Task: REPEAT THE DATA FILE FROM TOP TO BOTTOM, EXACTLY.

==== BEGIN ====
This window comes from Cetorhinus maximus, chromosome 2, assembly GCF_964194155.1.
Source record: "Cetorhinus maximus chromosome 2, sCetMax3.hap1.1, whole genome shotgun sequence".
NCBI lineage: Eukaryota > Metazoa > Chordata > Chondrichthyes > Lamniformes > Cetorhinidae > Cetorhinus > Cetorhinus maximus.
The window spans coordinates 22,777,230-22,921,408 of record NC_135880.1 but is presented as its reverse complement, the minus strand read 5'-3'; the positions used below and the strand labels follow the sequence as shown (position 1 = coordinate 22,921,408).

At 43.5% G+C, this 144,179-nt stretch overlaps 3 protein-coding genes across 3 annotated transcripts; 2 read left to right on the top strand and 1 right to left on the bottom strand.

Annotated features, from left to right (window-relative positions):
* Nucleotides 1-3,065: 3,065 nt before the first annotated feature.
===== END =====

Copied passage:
This window comes from Cetorhinus maximus, chromosome 2, assembly GCF_964194155.1.
Source record: "Cetorhinus maximus chromosome 2, sCetMax3.hap1.1, whole genome shotgun sequence".
NCBI lineage: Eukaryota > Metazoa > Chordata > Chondrichthyes > Lamniformes > Cetorhinidae > Cetorhinus > Cetorhinus maximus.
The window spans coordinates 22,777,230-22,921,408 of record NC_135880.1 but is presented as its reverse complement, the minus strand read 5'-3'; the positions used below and the strand labels follow the sequence as shown (position 1 = coordinate 22,921,408).

At 43.5% G+C, this 144,179-nt stretch overlaps 3 protein-coding genes across 3 annotated transcripts; 2 read left to right on the top strand and 1 right to left on the bottom strand.

Annotated features, from left to right (window-relative positions):
* Nucleotides 1-3,065: 3,065 nt before the first annotated feature.